September 13, 2017
Source: Wikimedia Commons
Lucifer’s Hammer includes a brilliant chapter written from talk-show host Johnny Carson’s point of view as he interviews the two astronomers who discovered the approaching comet. The authors go inside Carson’s head as he figures out on the fly how to guide the scientists into making their esoteric topic fascinating to the masses in TV land. If you ever want to explain to anybody why Carson was a better interviewer than all the current hosts on late-night television, just show them these pages.
In 2011, these two novels were voted among the top 100 science-fiction and fantasy stories ever (“ever” going all the way back to Mary Shelley’s Frankenstein), in a poll of 60,000 NPR listeners.
A 1985 collaboration, Footfall, about an alien invasion, reached No. 1 on the best-seller list. James Cameron optioned the film rights and spent a week with the authors dissecting their book. Jerry spoke of the Terminator director as the ideal reader that authors dream of. Unfortunately, the glut of successful (Independence Day) and unsuccessful (Mars Attacks!) mid-1990s alien-invasion movies turned Cameron in the direction of doing Titanic instead.
A Pournelle solo project that has been kicking around in development hell more recently is Janissaries.
A military sci-fi novel, Janissaries is basically a war nerd’s fantasy about the eternal question: Who would win in a fight? For example, could a Roman legion beat a 15th-century Swiss mercenary force of pikemen? Janissaries is like Mayweather-McGregor for military-history buffs.
Why human armies of different eras are fighting is explained in detail by Jerry, an expert at coming up with surprisingly plausible explanations for whatever plot development he needed. But rather than try to cram all that story into one two-hour movie, Janissaries might work better as an open-ended TV show in which each episode could highlight a new battle, such as Genghis Khan’s cavalry vs. Henry V’s longbow men.
In 1977 Jerry paid $12,000 to have a state-of-the-art personal computer assembled for him, supposedly to boost his productivity. By 1980 that led to his long-running “Chaos Manor” column in Byte magazine in which he would document his troubles on the bleeding edge of PC technology. As fellow word-processing aficionado Dave Barry explained jealously, Jerry got paid to mess around with his computers when he should be writing:
Every month, his column has basically the same plot, which is:
1. Jerry tries to make some seemingly simple change to one of his computers, such as connect it to a new printer.
2. Everything goes hideously wrong…. Sometimes there are massive power outages all over the West Coast. Poor Jerry spends days trying to get everything straightened out.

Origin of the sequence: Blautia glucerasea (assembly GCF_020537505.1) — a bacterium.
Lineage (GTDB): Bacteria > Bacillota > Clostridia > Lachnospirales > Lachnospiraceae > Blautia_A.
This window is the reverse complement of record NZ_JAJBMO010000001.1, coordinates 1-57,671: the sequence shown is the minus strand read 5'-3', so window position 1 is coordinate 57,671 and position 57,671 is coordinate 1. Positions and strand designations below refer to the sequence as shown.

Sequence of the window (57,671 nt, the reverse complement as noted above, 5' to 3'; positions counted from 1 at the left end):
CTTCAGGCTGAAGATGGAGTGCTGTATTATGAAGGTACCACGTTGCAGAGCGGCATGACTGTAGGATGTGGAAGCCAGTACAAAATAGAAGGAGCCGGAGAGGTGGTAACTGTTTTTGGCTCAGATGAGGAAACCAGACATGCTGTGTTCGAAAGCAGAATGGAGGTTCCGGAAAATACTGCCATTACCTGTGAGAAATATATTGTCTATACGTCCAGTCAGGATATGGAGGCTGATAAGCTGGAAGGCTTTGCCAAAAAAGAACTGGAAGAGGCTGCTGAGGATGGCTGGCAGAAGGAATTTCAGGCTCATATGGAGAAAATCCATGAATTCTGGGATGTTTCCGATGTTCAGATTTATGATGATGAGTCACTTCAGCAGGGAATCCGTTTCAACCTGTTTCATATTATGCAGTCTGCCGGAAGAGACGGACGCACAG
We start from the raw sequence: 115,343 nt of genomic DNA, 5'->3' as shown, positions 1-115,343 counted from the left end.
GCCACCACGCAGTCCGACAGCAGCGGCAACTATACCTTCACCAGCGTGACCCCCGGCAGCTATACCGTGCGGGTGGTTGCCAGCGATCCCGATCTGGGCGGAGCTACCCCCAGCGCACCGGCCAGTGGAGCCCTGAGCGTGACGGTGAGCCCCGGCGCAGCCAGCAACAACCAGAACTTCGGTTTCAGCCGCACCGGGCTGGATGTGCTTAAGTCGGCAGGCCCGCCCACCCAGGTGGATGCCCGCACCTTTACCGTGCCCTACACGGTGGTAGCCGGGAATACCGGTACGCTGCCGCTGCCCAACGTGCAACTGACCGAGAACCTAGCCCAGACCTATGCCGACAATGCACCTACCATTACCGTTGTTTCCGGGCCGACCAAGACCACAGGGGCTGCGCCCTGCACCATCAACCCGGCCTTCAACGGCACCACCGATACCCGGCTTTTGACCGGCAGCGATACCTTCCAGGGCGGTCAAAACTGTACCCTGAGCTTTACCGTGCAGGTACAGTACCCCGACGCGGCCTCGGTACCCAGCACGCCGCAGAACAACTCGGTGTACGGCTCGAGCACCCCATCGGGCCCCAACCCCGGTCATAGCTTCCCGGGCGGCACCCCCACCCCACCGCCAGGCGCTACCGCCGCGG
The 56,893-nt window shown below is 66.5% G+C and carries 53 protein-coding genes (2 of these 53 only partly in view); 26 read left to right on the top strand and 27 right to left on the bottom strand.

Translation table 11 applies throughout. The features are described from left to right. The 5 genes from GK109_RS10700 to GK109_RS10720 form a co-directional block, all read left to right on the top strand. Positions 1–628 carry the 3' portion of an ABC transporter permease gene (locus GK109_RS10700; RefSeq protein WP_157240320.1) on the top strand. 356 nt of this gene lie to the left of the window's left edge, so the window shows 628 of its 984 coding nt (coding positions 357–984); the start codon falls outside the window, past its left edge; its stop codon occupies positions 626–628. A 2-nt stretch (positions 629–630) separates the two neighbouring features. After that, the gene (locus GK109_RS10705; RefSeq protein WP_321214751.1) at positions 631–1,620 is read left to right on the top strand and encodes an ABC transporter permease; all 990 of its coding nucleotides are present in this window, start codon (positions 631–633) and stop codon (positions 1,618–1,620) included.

3. Finally…Jerry gets his computer working again approximately the way it used to, and he writes several thousand words about it for ‘Byte.’
I swear it’s virtually the same plot, month after month, and yet it’s a popular column in a magazine that appeals primarily to knowledgeable computer people.
I like to imagine Steve Jobs circulating “Chaos Manor” columns to his executives with scribbled annotations suggesting that some people would pay good money to not have to go through all this.
The SoCal sci-fi crowd finally had a simpatico president with the election in 1980 of Ronald Reagan, who later reflected at the United Nations:
I occasionally think how quickly our differences worldwide would vanish if we were facing an alien threat from outside this world.
With his sincerity and high-mindedness, Reagan’s William Shatner-level acting abilities would have been ideal for science-fiction roles. But there weren’t enough of them yet. Instead, having to compete with the extraordinary charisma of Humphrey Bogart for the leads in Casablanca and The Treasure of Sierra Madre proved a losing proposition, and Reagan was forced to find a second career.
In the early 1980s, Pournelle (who had written speeches for Reagan when he was governor of California), Heinlein, Poul Anderson, and other sci-fi authors, along with heavyweight scientists such as artificial-intelligence pioneers John McCarthy and Marvin Minsky and physicist Freeman Dyson, began assembling at Niven’s house in the San Fernando Valley to think big thoughts, such as space-based missile defense.
Did Pournelle and his friends help inspire the 1983 Strategic Defense Initiative? And did Reagan’s Star Wars plan frighten the politburo into their catastrophic choice of Mikhail Gorbachev, leading to America’s sudden victory in the Cold War?
Historians will argue.
But the notion that Reagan, who was called Ronnie Raygun by his detractors, would be influenced by sci-fi writers hardly seems implausible. After all, Gorbachev revealed in 2009 that at their first summit conference in 1985, Reagan asked him to step outside and then inquired:
“‘What would you do if the United States were suddenly attacked by someone from outer space? Would you help us?’”
“I said, ‘No doubt about it.’”
“He said, ‘We too.’”
And that, as Reagan would have said at the end of the movie if he’d gotten the lead in Everybody Comes to Rick’s, was the beginning of a beautiful friendship.
Having Jerry for a friend since 1999 was a beautiful experience as well.